When My Mom Told Me I 'Wasn't Special' for Experiencing Anxiety
My mom still has a hard time accepting I suffer from a mental illness.
She’s sad, because I suffer from something she can’t fix.
She’s confused, because she doesn’t know what the trigger was that brought on my symptoms.
She’s concerned, because of the influx of young women my age who suffer from mental illness.
She’s worried something in my world caused my mental illness when I was young; the divorce between she and my dad, the shared parenting that ensued afterward. I try to explain my mental illness to her, but I understand why it’s hard for her to wrap her head around.
I wasn’t given my first diagnoses until after high school, which meant there had been no prior conversations about mental illness between my mom and I. After I was diagnosed, there still was little talking about it. Neither of us knew what to say; I didn’t know how to cope and she didn’t know how to help me. It wasn’t until recently, and after my second diagnosis, that I began to open up to my mom, and she did the same.
One Saturday morning, we sat in the kitchen drinking our coffee and watching my daughter play, when I told my mom I had woken up anxious, and do almost every morning. I went on to tell her how much I hated it, and how the medication doesn’t carry from the day before and help with anxiety in the morning. It was then that she said something to me, the best piece of advice I have received from her thus far: You’re not special.
My reaction was the same as yours — I was offended. What does she mean, I’m not special? Of course I am! I am going through something nobody understands. I didn’t want to, but I let her explain. She told me she also wakes up anxious. In the morning, she is anxious about being late for work. In the afternoon, she worries while she’s at work about all the tasks she has to complete at home. In the evening, she is anxious over what she didn’t get done, and goes to bed anxious, as well. I was surprised, because I never knew we had anxiety in common.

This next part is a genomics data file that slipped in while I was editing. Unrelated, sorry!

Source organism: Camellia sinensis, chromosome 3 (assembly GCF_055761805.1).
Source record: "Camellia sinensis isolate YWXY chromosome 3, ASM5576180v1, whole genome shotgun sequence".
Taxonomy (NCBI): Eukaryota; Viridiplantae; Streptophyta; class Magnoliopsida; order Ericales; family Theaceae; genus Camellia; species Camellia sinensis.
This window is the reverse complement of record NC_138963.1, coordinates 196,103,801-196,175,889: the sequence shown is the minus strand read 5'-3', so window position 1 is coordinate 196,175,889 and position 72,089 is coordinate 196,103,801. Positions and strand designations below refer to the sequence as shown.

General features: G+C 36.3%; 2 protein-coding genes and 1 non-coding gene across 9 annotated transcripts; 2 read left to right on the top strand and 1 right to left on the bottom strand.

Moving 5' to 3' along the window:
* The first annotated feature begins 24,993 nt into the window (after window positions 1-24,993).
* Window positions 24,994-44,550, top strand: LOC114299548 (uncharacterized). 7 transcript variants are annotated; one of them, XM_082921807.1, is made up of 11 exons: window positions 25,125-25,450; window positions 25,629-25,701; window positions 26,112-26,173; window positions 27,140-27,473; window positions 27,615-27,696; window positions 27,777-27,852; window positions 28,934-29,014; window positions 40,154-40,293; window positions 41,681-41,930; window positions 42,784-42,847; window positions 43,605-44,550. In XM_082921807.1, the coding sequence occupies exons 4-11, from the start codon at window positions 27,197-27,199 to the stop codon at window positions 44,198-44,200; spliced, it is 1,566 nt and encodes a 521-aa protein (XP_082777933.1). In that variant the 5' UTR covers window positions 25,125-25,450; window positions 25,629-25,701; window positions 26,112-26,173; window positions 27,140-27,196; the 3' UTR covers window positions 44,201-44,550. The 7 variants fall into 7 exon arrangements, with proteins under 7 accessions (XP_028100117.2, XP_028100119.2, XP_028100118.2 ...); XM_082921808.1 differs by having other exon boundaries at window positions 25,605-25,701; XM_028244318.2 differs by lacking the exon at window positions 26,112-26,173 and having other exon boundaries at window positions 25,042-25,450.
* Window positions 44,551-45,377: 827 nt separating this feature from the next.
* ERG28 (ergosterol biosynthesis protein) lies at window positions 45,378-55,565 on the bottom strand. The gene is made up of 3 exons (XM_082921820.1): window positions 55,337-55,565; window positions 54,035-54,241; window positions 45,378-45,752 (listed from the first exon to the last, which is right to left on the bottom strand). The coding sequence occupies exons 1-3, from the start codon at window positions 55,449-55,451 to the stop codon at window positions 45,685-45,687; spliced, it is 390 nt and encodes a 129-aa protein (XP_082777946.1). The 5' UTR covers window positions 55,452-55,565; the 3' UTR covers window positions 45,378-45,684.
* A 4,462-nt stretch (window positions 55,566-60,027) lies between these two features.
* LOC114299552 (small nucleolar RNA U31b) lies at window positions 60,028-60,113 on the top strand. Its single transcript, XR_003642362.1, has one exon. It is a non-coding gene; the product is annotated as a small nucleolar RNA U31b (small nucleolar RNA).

She went on to say again: You’re not special.
She then clarified: You’re not alone.
My mom continued, explaining I’m not the only one who goes to bed and wakes up high on anxiety. The only difference between she and I is that I can’t come down from that high as easily as she can. I need the help of therapy and medication, and she told me that’s OK. I’m not special. There are many, many people who suffer from mental illness and require medication to help them function. It was then I began to understand my mom was telling me I’m not the only one who experiences anxiety, and I found comfort in that. Part of what makes me feel so anxious is the feeling that I am alone; the only person feeling the way I feel. My mom telling me I’m not special really resonated with me; I really, truly was not alone.
At first, “You’re not special” sounds like an awful thing to say. It sounds like whoever said it is not even trying to understand what you’re going through. But when my mom said “You’re not special,” she meant “You’re not alone.” And that is the most helpful thing my mom has said to me throughout my battle with mental illness. I am not special, I am not alone. There is a vast mental health community with sufferers just like me, who need to hear the same thing I did. We are together in this fight, and together we are not special.
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